I wish we were more respected and not thought of as a service industry, but as a profession. Everyone loves talking about food and we seem to have a common interest with most people, but sometimes chefs and hospitality staff seem to be invisible in spite of the fact that we are creating their special moments.


Basten originally trained as a bricklayer at the age of 16. His mother was a cook, "a real maverick", says Basten, and heavily involved with women's rights. She worked in catering at the John Radcliffe Hospital in Oxford.

In 1980, Basten got his first job as a chef at Oxford's La Sorbonne restaurant, where Raymond Blanc was a waiter before he left to open Belmond Le Manoir aux Quat' Saisons. Basten went on to work with John Burton-Race at his restaurant, Bleu Blanc Rouge, a sister restaurant to La Sorbonne.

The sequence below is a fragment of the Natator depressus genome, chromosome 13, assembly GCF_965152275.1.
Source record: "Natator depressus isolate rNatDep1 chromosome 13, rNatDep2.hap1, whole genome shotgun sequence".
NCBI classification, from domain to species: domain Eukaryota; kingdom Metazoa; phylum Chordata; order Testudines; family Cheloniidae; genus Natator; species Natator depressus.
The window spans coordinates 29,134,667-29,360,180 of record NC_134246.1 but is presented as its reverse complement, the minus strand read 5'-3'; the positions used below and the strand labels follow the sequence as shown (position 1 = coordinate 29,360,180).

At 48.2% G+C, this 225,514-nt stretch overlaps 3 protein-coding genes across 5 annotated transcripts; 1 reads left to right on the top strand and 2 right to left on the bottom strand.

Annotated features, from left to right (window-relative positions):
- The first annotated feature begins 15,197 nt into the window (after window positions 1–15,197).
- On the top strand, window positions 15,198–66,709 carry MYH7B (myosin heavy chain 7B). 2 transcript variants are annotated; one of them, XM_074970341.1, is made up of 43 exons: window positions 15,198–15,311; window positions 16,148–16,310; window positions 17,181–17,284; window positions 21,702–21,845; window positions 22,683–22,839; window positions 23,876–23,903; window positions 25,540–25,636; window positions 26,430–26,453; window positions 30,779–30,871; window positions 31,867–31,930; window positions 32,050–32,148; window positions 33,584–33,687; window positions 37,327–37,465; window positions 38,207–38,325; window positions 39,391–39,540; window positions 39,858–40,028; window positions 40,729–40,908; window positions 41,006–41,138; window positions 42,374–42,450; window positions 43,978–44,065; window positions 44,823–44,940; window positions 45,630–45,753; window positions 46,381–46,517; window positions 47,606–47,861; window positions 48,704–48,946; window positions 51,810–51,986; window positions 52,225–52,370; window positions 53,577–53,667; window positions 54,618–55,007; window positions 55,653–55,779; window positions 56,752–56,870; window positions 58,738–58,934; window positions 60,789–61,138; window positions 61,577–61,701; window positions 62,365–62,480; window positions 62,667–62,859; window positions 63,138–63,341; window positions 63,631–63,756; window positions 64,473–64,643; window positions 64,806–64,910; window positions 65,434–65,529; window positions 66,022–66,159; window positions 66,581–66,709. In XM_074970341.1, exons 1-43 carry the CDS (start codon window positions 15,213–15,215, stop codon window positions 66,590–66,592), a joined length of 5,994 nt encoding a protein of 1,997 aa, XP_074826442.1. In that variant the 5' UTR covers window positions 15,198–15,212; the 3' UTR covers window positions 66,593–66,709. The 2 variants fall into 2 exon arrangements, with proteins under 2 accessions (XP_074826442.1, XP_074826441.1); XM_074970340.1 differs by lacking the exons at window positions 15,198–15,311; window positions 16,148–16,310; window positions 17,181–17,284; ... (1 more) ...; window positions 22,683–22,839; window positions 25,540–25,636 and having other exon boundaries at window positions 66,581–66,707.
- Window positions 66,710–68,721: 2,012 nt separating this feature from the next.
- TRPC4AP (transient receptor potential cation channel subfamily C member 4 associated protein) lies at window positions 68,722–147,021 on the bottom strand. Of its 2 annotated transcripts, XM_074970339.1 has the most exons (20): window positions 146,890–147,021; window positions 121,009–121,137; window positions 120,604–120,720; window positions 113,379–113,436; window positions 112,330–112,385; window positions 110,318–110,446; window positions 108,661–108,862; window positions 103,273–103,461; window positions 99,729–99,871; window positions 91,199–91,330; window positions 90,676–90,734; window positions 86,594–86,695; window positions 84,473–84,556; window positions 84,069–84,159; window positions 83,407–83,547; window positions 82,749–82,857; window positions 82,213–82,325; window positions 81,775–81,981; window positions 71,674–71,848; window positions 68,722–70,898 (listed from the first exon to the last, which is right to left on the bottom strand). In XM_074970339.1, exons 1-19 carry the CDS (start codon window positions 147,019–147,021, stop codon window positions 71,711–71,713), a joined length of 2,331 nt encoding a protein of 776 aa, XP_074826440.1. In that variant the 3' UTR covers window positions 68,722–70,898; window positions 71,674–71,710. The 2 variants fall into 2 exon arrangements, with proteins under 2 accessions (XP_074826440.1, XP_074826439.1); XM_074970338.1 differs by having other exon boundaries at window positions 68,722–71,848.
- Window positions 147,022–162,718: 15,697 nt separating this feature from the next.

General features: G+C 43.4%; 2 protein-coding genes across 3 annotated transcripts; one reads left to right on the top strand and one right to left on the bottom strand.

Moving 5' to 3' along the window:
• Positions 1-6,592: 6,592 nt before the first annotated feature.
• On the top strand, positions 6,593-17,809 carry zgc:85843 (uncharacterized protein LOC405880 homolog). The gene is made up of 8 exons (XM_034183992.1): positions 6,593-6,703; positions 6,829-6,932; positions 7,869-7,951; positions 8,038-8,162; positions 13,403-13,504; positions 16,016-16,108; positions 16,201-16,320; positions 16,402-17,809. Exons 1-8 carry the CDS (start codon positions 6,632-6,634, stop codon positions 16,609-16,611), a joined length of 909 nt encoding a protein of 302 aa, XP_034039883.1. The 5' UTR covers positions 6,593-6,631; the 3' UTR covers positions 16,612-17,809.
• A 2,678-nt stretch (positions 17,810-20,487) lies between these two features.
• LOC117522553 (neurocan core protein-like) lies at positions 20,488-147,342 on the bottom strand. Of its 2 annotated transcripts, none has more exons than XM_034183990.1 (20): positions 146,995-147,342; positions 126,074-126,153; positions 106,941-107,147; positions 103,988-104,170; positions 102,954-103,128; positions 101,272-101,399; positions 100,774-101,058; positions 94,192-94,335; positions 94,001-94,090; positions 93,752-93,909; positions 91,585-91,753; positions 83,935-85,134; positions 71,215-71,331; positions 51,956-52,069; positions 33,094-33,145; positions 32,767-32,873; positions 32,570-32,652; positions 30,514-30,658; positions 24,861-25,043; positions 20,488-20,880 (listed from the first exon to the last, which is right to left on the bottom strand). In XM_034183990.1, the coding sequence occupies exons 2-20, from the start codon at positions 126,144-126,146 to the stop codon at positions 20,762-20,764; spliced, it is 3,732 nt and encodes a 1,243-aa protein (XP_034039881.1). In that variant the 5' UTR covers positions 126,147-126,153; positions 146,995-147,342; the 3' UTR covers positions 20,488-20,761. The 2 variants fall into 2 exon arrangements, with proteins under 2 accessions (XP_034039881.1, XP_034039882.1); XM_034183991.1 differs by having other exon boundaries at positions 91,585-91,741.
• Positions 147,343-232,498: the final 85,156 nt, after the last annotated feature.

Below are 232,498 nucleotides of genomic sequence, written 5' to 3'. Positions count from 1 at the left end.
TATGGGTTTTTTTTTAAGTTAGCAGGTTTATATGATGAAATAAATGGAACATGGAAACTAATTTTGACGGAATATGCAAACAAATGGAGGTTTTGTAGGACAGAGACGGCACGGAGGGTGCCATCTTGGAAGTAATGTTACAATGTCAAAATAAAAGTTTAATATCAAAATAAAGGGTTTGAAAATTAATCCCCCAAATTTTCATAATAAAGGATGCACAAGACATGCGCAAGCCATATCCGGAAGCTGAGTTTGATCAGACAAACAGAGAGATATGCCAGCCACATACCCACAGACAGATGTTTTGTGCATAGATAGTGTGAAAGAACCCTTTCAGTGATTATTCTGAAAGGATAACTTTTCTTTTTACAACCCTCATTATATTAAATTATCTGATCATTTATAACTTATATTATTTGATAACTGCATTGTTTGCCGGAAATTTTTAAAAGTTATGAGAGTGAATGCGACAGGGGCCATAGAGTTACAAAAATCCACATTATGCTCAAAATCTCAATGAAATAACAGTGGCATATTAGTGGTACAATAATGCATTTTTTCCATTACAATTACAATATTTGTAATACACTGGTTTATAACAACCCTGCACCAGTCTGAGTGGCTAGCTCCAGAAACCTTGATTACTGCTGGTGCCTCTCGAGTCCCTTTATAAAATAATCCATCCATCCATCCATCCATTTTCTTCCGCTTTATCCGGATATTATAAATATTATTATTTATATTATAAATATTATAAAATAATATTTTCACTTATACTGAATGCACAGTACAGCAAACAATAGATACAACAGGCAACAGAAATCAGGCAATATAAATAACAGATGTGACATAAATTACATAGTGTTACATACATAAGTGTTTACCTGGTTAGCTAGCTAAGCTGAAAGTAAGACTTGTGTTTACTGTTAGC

He has since worked at the Royal Court Hotel in London's Sloane Square, Gill Manor in Sussex and at 90 Park Lane, the Ritz and the Dorchester. He most recently completed three and a half years at Westminster Kingsway College as a culinary lecturer.

Basten left Westminster Kingsway College to take up the new role of executive development chef at caterer the Brookwood Partnership.

The culinary team

There are currently 12 chefs in the Craft Guild's culinary team and members are invited to join from attendance at competitions. The role of the culinary team is to inspire more people to become chefs by way of demonstrations and event dinners.